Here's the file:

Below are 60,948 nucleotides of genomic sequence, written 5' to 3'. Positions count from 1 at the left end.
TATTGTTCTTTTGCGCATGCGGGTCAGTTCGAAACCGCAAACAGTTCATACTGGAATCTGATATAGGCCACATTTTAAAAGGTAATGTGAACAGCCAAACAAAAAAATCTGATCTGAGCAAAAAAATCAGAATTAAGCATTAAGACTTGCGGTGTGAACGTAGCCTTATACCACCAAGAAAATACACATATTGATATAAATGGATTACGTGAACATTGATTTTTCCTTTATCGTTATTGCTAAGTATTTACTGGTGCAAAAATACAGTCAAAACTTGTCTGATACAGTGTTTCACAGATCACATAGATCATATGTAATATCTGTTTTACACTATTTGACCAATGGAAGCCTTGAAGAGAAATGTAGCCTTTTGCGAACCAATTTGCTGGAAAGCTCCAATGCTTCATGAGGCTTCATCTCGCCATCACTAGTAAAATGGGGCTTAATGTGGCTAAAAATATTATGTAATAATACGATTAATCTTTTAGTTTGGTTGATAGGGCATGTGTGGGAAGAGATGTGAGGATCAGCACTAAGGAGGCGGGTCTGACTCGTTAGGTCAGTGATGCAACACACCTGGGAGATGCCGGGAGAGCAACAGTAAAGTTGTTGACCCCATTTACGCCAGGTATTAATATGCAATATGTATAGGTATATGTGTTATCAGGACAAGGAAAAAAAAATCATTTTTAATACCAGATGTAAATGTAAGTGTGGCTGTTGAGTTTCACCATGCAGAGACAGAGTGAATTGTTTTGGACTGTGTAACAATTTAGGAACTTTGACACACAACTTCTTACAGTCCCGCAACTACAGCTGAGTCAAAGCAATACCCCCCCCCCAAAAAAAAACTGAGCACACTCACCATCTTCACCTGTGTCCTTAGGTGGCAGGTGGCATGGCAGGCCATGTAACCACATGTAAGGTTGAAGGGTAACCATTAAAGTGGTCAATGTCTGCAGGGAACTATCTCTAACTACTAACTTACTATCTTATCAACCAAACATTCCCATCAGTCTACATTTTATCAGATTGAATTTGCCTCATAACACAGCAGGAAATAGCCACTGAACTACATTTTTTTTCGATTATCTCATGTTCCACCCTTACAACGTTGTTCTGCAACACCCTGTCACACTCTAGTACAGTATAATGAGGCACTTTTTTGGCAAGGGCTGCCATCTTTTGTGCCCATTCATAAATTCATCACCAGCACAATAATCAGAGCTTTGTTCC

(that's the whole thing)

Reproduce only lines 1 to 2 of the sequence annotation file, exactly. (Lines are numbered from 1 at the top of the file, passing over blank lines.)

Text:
Below are 60,948 nucleotides of genomic sequence, written 5' to 3'. Positions count from 1 at the left end.
TATTGTTCTTTTGCGCATGCGGGTCAGTTCGAAACCGCAAACAGTTCATACTGGAATCTGATATAGGCCACATTTTAAAAGGTAATGTGAACAGCCAAACAAAAAAATCTGATCTGAGCAAAAAAATCAGAATTAAGCATTAAGACTTGCGGTGTGAACGTAGCCTTATACCACCAAGAAAATACACATATTGATATAAATGGATTACGTGAACATTGATTTTTCCTTTATCGTTATTGCTAAGTATTTACTGGTGCAAAAATACAGTCAAAACTTGTCTGATACAGTGTTTCACAGATCACATAGATCATATGTAATATCTGTTTTACACTATTTGACCAATGGAAGCCTTGAAGAGAAATGTAGCCTTTTGCGAACCAATTTGCTGGAAAGCTCCAATGCTTCATGAGGCTTCATCTCGCCATCACTAGTAAAATGGGGCTTAATGTGGCTAAAAATATTATGTAATAATACGATTAATCTTTTAGTTTGGTTGATAGGGCATGTGTGGGAAGAGATGTGAGGATCAGCACTAAGGAGGCGGGTCTGACTCGTTAGGTCAGTGATGCAACACACCTGGGAGATGCCGGGAGAGCAACAGTAAAGTTGTTGACCCCATTTACGCCAGGTATTAATATGCAATATGTATAGGTATATGTGTTATCAGGACAAGGAAAAAAAAATCATTTTTAATACCAGATGTAAATGTAAGTGTGGCTGTTGAGTTTCACCATGCAGAGACAGAGTGAATTGTTTTGGACTGTGTAACAATTTAGGAACTTTGACACACAACTTCTTACAGTCCCGCAACTACAGCTGAGTCAAAGCAATACCCCCCCCCCAAAAAAAAACTGAGCACACTCACCATCTTCACCTGTGTCCTTAGGTGGCAGGTGGCATGGCAGGCCATGTAACCACATGTAAGGTTGAAGGGTAACCATTAAAGTGGTCAATGTCTGCAGGGAACTATCTCTAACTACTAACTTACTATCTTATCAACCAAACATTCCCATCAGTCTACATTTTATCAGATTGAATTTGCCTCATAACACAGCAGGAAATAGCCACTGAACTACATTTTTTTTCGATTATCTCATGTTCCACCCTTACAACGTTGTTCTGCAACACCCTGTCACACTCTAGTACAGTATAATGAGGCACTTTTTTGGCAAGGGCTGCCATCTTTTGTGCCCATTCATAAATTCATCACCAGCACAATAATCAGAGCTTTGTTCC